Whitehorse snowboarder Samuel Mather has an excellent memento from his first competition outside the Yukon.
The 12-year-old won a silver medal at the Like Me Snowboard Series at Mount Seymour in North Vancouver on Saturday.
“I was really happy. I had never really competed in a big competition like that and it felt really cool,” said Mather.
Mather placed second out of 14 boarders in the 12-and-under division in the slopestyle competition that is part of the B.C. Snowboard’s provincial series.
He also finished 22nd overall in the field of 63 boarders, with some in their early 20s.
Mather threw down a clean run despite some soppy conditions on the slopes.
“It was a very hard day for putting down the tricks we had practised because the weather was really, really bad,” said Mather. “The jumps were really slow so I just tried to do a safe run … Did stuff I was sure I could land.”
“One trick I was glad I landed was my backside 360 melon grab. That was a trick I had a bit of trouble landing in practice and it felt good to get it under the belt in competition.”
Mather placed first overall at Yukon’s team trials for the 2016 Arctic Winter Games this past January. He also won his division in slopestyle the last two Yukon Snowboarding Championships.
“He did really well. He’s got amazing potential and he wasn’t that far from being first, so we’re all super proud of him,” said Yukon coach Gabriel Rivest. “The conditions were absolutely awful, so it was good that he managed to do so well.”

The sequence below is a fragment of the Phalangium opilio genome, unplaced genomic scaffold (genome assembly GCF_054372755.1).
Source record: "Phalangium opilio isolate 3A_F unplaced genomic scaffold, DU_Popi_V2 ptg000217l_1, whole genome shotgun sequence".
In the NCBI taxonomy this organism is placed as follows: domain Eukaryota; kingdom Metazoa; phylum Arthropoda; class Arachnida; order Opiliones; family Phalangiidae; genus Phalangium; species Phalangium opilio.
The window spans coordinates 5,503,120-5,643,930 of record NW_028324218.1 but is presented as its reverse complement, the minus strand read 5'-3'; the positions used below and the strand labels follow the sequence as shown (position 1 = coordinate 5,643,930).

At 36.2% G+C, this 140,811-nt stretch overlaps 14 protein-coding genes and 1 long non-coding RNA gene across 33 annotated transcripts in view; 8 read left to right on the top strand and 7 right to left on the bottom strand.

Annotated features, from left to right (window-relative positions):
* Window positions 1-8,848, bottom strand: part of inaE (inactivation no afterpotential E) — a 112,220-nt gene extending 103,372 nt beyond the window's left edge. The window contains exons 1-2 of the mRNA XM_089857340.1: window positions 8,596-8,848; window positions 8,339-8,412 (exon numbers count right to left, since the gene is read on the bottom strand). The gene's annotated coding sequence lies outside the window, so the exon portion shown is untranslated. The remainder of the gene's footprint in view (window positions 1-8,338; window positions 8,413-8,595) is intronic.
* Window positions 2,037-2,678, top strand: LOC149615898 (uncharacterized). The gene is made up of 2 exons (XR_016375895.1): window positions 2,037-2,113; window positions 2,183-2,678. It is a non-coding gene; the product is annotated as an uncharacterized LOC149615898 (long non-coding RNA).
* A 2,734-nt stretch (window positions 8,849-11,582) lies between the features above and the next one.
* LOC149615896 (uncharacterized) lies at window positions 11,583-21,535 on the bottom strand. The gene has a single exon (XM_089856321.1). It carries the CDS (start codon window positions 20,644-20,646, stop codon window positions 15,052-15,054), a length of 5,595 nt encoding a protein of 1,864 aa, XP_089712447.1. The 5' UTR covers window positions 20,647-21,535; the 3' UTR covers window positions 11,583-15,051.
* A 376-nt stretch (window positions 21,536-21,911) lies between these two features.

Mather was one of nine Snowboard Yukon team members to compete Saturday, but the only to win a medal.
Ethan Davy placed sixth for males 13-14 and 30th overall; Ben Machtans eighth for U12; Kaleb Zaliauskas-Swan 13th for U12; Matthias Clyde-Lien 13th for U19 and 25th overall; Marek Henderson Pekarik 17th for U19 and 27th overall; Ben Shrier 18th for males 13-14; Asher Brault 19th for males 13-14; and multi-time Yukon champ Tim Schirmer 22nd for U19.
“It was rainy, windy and foggy, and sticky snow started falling, so it was making conditions really slow,” said Rivest. “A lot of people had a hard time clearing the jumps, so it was basically as hard as it gets for a competition.
“They are definitely conditions we’re not used to in the Yukon. We never get anywhere close to those conditions. The fact everyone got to compete and no one got hurt was a success for me.”
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